• Use a daily agenda- Yes, exactly like the ones that we used in school. Luckily, I am a teacher so I get one yearly, but you can purchase a fairly cheap one for yourself at Walmart, the Dollar Store, or any other store that sells school supplies. Make sure that you preview the agenda before buying it- I prefer one that has a monthly calendar and then daily pages (a two-page span shows one set of Monday-Friday so I have plenty of space to write). On the monthly calendar, I copy events from the monthly calendar that I use (see bullet above). This gives myself easy access when I am scheduling new events and am out of the house. The daily pages get filled with my To-Do lists. I especially like the extra space to use for check marks or arrows, depending on whether I finish a task or need to move it to the next day.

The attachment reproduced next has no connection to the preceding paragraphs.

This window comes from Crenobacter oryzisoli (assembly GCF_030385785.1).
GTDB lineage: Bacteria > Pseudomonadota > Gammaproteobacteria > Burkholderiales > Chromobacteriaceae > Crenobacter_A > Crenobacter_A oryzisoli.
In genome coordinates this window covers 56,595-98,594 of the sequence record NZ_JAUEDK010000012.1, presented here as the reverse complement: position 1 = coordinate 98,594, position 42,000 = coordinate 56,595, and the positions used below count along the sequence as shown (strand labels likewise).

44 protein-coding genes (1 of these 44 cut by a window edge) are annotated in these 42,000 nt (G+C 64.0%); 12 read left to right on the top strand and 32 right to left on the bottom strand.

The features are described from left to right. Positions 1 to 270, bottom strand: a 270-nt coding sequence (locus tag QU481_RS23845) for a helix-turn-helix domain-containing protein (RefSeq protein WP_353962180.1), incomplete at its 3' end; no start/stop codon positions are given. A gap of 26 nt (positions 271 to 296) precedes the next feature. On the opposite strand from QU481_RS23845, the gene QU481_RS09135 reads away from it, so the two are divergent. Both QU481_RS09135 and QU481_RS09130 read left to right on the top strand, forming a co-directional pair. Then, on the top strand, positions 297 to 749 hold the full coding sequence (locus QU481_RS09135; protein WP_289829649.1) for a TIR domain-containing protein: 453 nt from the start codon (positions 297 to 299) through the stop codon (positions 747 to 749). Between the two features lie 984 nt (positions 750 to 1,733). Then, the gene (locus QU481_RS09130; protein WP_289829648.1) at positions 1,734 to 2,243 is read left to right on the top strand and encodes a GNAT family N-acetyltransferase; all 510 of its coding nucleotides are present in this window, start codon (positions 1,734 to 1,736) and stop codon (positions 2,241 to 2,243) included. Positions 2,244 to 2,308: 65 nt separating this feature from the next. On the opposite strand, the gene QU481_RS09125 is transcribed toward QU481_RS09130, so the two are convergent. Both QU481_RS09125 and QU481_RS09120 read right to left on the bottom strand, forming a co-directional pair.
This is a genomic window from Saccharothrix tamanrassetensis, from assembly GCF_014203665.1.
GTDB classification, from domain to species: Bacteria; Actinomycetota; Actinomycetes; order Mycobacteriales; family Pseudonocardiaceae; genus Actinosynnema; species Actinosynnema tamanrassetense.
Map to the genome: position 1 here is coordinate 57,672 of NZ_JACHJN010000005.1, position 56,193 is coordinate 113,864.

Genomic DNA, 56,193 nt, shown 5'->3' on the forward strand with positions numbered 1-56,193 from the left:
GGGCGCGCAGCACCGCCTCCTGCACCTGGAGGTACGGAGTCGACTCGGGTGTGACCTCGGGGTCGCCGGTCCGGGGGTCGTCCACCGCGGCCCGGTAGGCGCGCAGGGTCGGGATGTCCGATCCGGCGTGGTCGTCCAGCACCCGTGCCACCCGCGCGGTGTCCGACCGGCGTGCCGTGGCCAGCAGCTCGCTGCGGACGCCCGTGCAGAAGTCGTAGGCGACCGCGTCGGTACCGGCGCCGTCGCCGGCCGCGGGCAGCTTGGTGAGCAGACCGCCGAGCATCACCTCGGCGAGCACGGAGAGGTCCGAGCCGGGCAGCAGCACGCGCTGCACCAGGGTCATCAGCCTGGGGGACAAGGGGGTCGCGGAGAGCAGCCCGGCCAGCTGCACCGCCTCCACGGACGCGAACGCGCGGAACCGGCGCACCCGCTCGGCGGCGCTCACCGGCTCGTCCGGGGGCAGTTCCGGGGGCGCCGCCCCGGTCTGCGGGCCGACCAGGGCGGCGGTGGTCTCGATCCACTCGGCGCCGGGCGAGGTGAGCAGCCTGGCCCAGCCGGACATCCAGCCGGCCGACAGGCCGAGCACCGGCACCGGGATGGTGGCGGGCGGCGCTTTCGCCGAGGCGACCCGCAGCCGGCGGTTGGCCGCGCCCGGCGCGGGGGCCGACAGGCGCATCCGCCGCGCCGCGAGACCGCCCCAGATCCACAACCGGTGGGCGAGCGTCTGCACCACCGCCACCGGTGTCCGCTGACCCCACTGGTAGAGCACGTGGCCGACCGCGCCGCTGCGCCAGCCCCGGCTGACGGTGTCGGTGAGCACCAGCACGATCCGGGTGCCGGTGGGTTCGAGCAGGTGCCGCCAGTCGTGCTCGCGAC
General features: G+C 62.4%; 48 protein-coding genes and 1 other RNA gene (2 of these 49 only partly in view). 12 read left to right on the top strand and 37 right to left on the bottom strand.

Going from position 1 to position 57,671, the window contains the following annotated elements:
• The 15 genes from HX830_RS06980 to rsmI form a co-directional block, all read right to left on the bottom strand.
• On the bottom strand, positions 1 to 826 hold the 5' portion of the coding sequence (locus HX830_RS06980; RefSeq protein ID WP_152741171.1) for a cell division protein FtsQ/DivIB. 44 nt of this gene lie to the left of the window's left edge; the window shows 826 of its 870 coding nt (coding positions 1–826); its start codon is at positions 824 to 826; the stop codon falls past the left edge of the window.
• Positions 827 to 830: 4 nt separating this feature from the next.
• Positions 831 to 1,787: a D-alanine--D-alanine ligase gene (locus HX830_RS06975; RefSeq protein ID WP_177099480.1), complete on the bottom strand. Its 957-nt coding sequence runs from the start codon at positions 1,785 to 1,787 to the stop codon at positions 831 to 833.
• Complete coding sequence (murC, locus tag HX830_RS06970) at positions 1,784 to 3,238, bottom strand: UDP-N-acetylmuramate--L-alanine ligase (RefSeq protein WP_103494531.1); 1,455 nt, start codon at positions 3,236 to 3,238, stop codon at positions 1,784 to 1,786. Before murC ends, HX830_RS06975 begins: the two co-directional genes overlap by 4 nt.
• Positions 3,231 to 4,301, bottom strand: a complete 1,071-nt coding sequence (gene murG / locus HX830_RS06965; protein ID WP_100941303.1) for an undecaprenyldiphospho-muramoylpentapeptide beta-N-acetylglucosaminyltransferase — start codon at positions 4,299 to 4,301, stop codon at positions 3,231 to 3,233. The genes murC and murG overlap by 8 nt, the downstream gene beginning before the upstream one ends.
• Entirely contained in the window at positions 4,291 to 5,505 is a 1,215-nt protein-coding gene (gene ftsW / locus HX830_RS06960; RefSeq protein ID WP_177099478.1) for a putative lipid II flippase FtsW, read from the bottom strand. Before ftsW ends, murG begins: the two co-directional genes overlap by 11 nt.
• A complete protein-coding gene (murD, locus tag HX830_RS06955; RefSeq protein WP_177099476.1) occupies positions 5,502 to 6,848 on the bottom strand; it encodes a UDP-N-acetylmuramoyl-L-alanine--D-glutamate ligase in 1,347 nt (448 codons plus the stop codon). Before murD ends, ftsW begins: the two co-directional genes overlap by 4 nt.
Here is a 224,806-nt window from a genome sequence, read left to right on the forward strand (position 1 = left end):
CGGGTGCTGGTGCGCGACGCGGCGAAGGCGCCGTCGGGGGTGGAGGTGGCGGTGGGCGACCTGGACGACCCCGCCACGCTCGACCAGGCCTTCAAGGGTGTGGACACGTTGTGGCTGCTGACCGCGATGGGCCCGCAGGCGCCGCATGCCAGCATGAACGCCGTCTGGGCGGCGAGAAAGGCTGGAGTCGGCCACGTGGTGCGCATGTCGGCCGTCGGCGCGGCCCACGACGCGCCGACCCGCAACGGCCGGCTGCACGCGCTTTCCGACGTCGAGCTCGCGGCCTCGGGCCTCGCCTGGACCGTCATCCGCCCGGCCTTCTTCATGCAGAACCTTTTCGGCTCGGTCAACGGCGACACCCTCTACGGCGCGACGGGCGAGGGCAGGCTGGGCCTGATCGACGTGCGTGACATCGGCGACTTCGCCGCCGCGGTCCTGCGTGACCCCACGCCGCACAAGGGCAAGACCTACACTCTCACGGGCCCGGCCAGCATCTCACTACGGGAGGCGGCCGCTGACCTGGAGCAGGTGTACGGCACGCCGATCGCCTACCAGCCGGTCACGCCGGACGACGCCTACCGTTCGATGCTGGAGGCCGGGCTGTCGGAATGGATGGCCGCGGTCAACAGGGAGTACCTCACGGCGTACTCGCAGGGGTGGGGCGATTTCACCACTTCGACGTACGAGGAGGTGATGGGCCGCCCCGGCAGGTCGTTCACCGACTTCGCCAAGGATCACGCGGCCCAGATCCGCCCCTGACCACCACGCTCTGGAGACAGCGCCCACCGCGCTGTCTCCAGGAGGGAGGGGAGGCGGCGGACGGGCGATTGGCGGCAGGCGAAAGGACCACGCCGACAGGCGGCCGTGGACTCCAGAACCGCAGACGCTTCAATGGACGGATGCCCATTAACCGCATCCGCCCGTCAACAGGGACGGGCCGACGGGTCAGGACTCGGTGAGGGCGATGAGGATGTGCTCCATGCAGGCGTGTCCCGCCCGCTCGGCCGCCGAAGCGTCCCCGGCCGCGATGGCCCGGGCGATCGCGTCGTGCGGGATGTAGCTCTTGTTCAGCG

• For bills and other important paperwork, try a paper organizer. I made one for myself the other year out of manila envelopes and some cardboard. I actually love it (and should try to find a picture to post for you!) Anyway, I labelled each folder with separate categories: Car Insurance, Healthcare, Paycheck Stubs, etc. depending on what I receive paperwork for that I need to keep for a lengthy amount of time. As soon as your receive a bill (and pay it), place it in the appropriate folder for safe keeping and easy storage. I also need to keep my paperwork organized for tax season, so once or twice a year I go through the folders and organized papers by date. To save yourself this little stress, use manila envelopes and careful place papers (always in the back) so that they stay in the appropriate order. I just throw mine in and deal with the dates later! If you aren’t into the craftiness of creating your own organized, buy an accordion folder, use a file drawer with file folders, or find some similar method of organization that can be put in a safe, convenient spot.